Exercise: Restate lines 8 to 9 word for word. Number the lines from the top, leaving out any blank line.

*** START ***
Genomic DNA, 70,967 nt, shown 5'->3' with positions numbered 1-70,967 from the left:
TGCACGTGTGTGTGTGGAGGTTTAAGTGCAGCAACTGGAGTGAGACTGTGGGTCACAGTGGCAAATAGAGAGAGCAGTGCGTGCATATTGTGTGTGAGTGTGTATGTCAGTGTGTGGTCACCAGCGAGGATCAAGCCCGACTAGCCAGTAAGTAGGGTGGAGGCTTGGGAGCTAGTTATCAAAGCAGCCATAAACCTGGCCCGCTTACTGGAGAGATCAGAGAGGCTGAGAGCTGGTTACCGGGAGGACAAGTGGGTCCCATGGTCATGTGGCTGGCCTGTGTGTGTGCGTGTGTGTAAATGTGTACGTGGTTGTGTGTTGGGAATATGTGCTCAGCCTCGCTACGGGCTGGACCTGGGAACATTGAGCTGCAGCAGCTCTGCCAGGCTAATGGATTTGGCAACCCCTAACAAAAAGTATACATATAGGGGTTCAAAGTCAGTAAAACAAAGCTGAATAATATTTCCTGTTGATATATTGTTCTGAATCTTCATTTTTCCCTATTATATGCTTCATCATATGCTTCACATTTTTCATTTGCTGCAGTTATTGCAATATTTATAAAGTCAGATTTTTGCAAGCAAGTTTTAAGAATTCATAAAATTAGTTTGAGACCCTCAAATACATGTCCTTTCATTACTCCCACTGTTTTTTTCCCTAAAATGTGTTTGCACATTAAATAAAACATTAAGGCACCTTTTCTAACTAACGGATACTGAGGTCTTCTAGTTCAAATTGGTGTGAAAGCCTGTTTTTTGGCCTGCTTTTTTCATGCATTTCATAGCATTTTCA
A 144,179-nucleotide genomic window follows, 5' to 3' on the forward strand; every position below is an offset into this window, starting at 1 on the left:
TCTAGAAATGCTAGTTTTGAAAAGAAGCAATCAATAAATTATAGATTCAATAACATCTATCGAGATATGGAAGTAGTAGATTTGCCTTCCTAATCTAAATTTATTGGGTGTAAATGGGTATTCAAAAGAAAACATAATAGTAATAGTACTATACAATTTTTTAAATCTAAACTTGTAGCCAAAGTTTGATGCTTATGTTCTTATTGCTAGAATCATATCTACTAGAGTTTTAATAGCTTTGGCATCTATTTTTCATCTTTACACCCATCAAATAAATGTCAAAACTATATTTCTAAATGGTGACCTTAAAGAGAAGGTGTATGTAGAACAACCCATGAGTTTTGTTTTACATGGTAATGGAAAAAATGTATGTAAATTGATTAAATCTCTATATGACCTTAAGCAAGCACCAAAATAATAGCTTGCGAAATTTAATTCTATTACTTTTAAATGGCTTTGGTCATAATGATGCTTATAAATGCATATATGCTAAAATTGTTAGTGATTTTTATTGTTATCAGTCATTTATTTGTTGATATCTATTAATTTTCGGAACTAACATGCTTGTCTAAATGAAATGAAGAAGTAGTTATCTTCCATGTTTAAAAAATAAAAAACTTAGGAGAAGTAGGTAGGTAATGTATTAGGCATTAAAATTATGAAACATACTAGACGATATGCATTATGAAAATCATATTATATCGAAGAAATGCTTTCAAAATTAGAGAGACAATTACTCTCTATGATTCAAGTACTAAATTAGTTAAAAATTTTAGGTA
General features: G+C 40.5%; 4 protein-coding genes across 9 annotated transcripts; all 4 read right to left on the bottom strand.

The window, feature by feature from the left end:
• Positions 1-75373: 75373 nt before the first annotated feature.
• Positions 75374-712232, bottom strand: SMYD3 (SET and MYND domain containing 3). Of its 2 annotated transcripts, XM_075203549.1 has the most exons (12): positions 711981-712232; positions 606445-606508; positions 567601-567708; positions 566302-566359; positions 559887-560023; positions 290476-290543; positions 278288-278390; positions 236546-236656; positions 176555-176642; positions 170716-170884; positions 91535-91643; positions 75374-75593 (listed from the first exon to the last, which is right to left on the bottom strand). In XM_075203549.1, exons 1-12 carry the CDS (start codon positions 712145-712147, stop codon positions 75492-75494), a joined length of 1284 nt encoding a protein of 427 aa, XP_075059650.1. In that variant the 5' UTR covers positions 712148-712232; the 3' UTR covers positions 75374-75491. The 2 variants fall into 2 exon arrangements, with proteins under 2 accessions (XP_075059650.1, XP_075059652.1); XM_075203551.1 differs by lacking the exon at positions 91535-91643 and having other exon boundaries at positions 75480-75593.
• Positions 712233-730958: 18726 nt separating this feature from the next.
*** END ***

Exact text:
• Positions 75374-712232, bottom strand: SMYD3 (SET and MYND domain containing 3). Of its 2 annotated transcripts, XM_075203549.1 has the most exons (12): positions 711981-712232; positions 606445-606508; positions 567601-567708; positions 566302-566359; positions 559887-560023; positions 290476-290543; positions 278288-278390; positions 236546-236656; positions 176555-176642; positions 170716-170884; positions 91535-91643; positions 75374-75593 (listed from the first exon to the last, which is right to left on the bottom strand). In XM_075203549.1, exons 1-12 carry the CDS (start codon positions 712145-712147, stop codon positions 75492-75494), a joined length of 1284 nt encoding a protein of 427 aa, XP_075059650.1. In that variant the 5' UTR covers positions 712148-712232; the 3' UTR covers positions 75374-75491. The 2 variants fall into 2 exon arrangements, with proteins under 2 accessions (XP_075059650.1, XP_075059652.1); XM_075203551.1 differs by lacking the exon at positions 91535-91643 and having other exon boundaries at positions 75480-75593.
• Positions 712233-730958: 18726 nt separating this feature from the next.